Failure is the Most Likely Option

Clay Shirky writes,

Failure is always an option. Engineers work as hard as they do because they understand the risk of failure. And for anything it might have meant in its screenplay version, here that sentiment means the opposite; the unnamed executives were saying “Addressing the possibility of failure is not an option.”

He talks about what I call the suits vs. geeks divide. Recall that I originally coined this to describe the unwillingness of financial executives to listen to geeks who worried about the risk in mortgages.

When a large organization, such as government or a legacy media organization, undertakes a new initiative, they are in effect starting a new business. Most start-ups fail, so that failure is in fact the most likely outcome. But if you have spent your whole life playing office politics (or real politics) to get to the top of an established organization, you may not have had any training in dealing with something as fragile as a new enterprise.

If you start a new enterprise, it is a good idea to start small and build incrementally. In fact, that is how President Kennedy’s initiative to put a man on the moon was carried out.

But the health care law was designed to be big and complex from the beginning, and nobody wanted to allow for the possibility of failure. Even now, many progressives deny that it will fail. My sense is that the law is in fact a total failure, with the web site perhaps the least of its problems.

7 thoughts on “Failure is the Most Likely Option

  1. Why is that your sense? If you discount obvious PR failures (telling people they wouldn’t have to give up their plan) and the website failures it’s not clear to me whether the actual guts of the thing are working as intended or not. Some people are getting enraged by rate shock, others are getting subsidies, others are losing employee plans, others will become part time workers, others are getting preexisting conditions covered, and still others aren’t much effected at all. I’m having a hard time finding numbers that would tell you 1. Whether these proportions are breaking out as planned, 2. Whether they are breaking out in a way economically sustainable for insurers, at least over the medium term, and 3. Whether they are breaking out in a way that is politically sustainable, at least over medium term. So far it just seems to be people shouting anecdotes.

    As for the bigger issues of new government programs being analogized to start-ups, I think it’s a good analogy for regulatory programs but maybe not for welfare programs. “The left can’t easily set up Byzantine wealth transfer programs that are sustainable over the medium term” is not something many people have ever thought. The ACA is, to me, more about wealth transfer than regulation (though it was sold the other way around).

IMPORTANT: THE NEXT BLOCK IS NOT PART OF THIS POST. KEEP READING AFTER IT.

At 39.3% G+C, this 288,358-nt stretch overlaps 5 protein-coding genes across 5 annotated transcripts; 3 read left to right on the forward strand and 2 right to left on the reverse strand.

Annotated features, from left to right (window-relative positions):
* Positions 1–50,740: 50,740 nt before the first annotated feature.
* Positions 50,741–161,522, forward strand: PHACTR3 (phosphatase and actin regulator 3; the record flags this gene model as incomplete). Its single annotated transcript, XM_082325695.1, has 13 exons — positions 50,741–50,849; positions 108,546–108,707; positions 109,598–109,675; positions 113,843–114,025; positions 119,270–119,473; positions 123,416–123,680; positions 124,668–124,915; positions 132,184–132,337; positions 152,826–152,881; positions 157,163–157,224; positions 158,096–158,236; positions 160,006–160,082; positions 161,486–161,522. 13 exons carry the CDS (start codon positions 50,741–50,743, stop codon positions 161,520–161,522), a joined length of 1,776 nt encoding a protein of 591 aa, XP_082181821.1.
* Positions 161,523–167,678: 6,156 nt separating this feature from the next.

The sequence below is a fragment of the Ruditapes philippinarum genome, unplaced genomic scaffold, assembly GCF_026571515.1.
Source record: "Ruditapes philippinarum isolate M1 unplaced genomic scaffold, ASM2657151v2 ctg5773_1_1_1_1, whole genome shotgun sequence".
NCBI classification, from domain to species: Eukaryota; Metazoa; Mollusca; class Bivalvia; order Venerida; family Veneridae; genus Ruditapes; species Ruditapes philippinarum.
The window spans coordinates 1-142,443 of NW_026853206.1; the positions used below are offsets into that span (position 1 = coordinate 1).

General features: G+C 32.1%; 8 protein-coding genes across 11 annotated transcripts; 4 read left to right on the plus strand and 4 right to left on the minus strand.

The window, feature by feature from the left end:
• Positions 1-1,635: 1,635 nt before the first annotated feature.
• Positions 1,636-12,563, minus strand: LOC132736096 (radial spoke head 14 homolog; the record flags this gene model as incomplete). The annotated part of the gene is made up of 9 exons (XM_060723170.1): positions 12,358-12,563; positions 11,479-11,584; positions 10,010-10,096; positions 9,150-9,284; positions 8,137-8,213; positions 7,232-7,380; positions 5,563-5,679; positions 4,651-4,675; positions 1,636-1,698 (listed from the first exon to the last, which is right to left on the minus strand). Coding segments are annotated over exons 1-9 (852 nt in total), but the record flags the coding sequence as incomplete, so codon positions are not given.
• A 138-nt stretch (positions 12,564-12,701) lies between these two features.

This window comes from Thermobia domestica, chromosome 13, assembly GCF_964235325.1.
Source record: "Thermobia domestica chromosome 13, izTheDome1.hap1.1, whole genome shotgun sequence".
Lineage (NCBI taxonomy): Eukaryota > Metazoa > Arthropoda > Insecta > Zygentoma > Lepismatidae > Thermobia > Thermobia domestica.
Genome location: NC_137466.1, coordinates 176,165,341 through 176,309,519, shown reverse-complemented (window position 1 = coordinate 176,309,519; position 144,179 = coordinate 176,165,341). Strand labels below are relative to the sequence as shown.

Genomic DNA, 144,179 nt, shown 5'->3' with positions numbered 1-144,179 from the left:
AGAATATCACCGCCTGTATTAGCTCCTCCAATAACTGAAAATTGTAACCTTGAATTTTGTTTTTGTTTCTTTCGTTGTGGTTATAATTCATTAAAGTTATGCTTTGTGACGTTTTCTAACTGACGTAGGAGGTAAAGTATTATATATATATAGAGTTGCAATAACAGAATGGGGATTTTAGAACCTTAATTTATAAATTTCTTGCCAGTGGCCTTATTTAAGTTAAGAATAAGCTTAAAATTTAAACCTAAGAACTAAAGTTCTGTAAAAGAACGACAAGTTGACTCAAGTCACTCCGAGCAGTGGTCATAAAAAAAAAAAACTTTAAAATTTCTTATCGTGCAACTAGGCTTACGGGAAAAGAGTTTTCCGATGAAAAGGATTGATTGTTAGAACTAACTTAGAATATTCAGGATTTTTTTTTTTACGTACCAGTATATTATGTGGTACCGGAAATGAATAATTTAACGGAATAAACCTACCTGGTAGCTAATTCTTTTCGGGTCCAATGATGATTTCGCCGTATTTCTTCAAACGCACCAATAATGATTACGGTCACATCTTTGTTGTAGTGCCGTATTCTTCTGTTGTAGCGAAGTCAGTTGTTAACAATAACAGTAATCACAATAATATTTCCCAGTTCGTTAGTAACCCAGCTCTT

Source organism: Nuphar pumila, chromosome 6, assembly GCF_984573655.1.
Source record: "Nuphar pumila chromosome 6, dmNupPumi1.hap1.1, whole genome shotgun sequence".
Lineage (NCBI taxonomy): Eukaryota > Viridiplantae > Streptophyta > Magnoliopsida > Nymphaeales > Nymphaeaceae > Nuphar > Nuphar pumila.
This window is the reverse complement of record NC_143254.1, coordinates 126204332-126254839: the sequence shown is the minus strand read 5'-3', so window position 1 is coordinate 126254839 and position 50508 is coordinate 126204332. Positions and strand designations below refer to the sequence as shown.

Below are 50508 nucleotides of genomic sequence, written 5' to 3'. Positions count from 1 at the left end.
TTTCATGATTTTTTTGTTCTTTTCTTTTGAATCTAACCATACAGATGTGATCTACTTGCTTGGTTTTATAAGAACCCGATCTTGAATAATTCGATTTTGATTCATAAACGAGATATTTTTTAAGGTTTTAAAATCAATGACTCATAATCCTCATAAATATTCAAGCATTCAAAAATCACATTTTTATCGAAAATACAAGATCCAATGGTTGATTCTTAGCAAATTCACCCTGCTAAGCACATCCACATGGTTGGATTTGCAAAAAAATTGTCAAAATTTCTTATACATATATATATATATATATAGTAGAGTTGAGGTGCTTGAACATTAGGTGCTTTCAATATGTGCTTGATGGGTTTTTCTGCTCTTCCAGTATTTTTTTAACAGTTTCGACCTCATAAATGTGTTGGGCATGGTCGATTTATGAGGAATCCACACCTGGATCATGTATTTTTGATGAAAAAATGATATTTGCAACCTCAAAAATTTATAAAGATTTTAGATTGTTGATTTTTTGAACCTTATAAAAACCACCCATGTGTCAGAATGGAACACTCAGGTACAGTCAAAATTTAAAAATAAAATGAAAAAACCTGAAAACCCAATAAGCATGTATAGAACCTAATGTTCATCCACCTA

2. IME, “Failure is not an option” is what executives have said when failure is already the reality.

    When deadlines have completely fallen through, when requirements are either non-existent or bear no relevance to what the project actually needs, when project management has turned out to be completely out of touch with the project needs, C-Level execs trot out “Failure is not an option” to make it look like things haven’t already fallen apart.

    More importantly, though, it’s a marker. If you hear that in a project, it’s time to leave. The project and perhaps even the organization. I’ve heard this a couple of times in my career. Every time, the project was already a complete failure and chanting this mantra didn’t help.

  3. There is a low bar however. It only has to fail less than our previous system which has been a total failure.

  4. 1). When the employer shoe drops next year it will be clear to the law’s supporters that they have a problem.

    2) When the true costs of the system begin to manifest themselves it will be clear that the law is fundamentally unsound (financially). The 10 years of taxes vs 6 years of benefits game that was played using the CBO will be shown to be the garbage that it was.

    3) There is no PR problem….it’s just that people are now aware of what a mess this is.

  5. The way in which the effects of this law only came to light in 2013 is a major surprise to me. Surely the insurance companies knew, and would have told any reporter interested in finding out.

  6. Re Suits vs. Geeks:

    Early on, during the ’80’s and having written my first Fortran program in 1968, there were a few of us who were (became) what I will call Sueeks. Hybrids who understood both user needs and implementation constraints and could effectively manage the interplay of business practice and system construction. I am sure there are many more of this type around today. We were the types who became the acolytes of people like Tom DeMarco: an approach to systems analysis which put the user needs/modes of doing business above the technical (however brilliant) magic of system building. Our main task, however, was to educate the Suits (old-timers) about what should be done to make their business model go, apart from the top down imposition of structure by the Geeks. (We kept them, socially inept, often difficult people, in the back room.) We emphasized user priorities and customer service over technique. We made money doing this (but never as much as we were worth).
    Nowadays, Geeks want to listen, but Suits in Governent (I will say Sugs, not Slugs) don’t have a clue about user needs, system/technical constraints, or customer satisfaction. More and more is looks to me like they really don’t care. But, while I’m sure they do, their fatal conceits prevent them from understanding the complexity of world around them. Unwitting Leninists.